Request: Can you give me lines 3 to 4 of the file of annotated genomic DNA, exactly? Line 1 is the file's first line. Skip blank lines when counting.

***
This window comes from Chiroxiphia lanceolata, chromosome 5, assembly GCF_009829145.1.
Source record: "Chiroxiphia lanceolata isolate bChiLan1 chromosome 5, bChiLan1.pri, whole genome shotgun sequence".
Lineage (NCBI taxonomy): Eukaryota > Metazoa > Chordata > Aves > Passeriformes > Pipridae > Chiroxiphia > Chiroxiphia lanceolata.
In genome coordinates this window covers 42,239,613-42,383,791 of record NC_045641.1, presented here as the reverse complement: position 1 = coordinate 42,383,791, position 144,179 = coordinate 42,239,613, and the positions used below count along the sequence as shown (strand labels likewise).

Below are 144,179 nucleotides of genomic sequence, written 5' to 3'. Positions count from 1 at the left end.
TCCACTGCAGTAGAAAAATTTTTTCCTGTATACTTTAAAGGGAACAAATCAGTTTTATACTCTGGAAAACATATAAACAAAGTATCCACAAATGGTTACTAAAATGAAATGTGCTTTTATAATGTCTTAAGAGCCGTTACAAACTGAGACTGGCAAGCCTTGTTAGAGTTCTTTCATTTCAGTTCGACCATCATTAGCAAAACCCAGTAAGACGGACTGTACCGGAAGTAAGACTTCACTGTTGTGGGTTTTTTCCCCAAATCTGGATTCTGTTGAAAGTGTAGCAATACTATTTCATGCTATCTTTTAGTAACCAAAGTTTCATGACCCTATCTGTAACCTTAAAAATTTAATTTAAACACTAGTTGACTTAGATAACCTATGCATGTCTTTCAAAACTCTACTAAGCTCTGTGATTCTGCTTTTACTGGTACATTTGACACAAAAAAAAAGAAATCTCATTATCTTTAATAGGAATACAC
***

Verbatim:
Lineage (NCBI taxonomy): Eukaryota > Metazoa > Chordata > Aves > Passeriformes > Pipridae > Chiroxiphia > Chiroxiphia lanceolata.
In genome coordinates this window covers 42,239,613-42,383,791 of record NC_045641.1, presented here as the reverse complement: position 1 = coordinate 42,383,791, position 144,179 = coordinate 42,239,613, and the positions used below count along the sequence as shown (strand labels likewise).